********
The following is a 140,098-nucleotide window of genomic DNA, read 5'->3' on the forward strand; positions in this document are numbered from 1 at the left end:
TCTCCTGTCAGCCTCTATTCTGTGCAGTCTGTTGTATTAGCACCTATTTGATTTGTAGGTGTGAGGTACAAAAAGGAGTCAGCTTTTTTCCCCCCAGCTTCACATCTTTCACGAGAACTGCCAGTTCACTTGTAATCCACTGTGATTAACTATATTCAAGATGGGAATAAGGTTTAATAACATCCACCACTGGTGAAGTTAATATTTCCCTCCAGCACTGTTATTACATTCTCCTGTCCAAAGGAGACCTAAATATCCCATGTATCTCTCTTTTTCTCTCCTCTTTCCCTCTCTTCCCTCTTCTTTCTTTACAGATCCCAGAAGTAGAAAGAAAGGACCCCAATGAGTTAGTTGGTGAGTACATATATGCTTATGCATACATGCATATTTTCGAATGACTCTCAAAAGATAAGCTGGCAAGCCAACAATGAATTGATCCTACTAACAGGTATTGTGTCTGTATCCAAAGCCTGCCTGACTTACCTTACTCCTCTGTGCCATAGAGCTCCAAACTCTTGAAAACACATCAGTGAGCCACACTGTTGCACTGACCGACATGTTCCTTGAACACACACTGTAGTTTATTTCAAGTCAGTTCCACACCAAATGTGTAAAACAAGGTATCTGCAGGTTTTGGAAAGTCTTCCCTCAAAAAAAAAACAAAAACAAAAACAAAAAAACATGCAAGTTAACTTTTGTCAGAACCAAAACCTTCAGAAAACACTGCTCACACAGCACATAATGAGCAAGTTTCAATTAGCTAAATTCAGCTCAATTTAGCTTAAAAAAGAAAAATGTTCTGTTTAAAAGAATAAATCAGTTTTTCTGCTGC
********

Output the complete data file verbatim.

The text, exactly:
The following is a 140,098-nucleotide window of genomic DNA, read 5'->3' on the forward strand; positions in this document are numbered from 1 at the left end:
TCTCCTGTCAGCCTCTATTCTGTGCAGTCTGTTGTATTAGCACCTATTTGATTTGTAGGTGTGAGGTACAAAAAGGAGTCAGCTTTTTTCCCCCCAGCTTCACATCTTTCACGAGAACTGCCAGTTCACTTGTAATCCACTGTGATTAACTATATTCAAGATGGGAATAAGGTTTAATAACATCCACCACTGGTGAAGTTAATATTTCCCTCCAGCACTGTTATTACATTCTCCTGTCCAAAGGAGACCTAAATATCCCATGTATCTCTCTTTTTCTCTCCTCTTTCCCTCTCTTCCCTCTTCTTTCTTTACAGATCCCAGAAGTAGAAAGAAAGGACCCCAATGAGTTAGTTGGTGAGTACATATATGCTTATGCATACATGCATATTTTCGAATGACTCTCAAAAGATAAGCTGGCAAGCCAACAATGAATTGATCCTACTAACAGGTATTGTGTCTGTATCCAAAGCCTGCCTGACTTACCTTACTCCTCTGTGCCATAGAGCTCCAAACTCTTGAAAACACATCAGTGAGCCACACTGTTGCACTGACCGACATGTTCCTTGAACACACACTGTAGTTTATTTCAAGTCAGTTCCACACCAAATGTGTAAAACAAGGTATCTGCAGGTTTTGGAAAGTCTTCCCTCAAAAAAAAAACAAAAACAAAAACAAAAAAACATGCAAGTTAACTTTTGTCAGAACCAAAACCTTCAGAAAACACTGCTCACACAGCACATAATGAGCAAGTTTCAATTAGCTAAATTCAGCTCAATTTAGCTTAAAAAAGAAAAATGTTCTGTTTAAAAGAATAAATCAGTTTTTCTGCTGC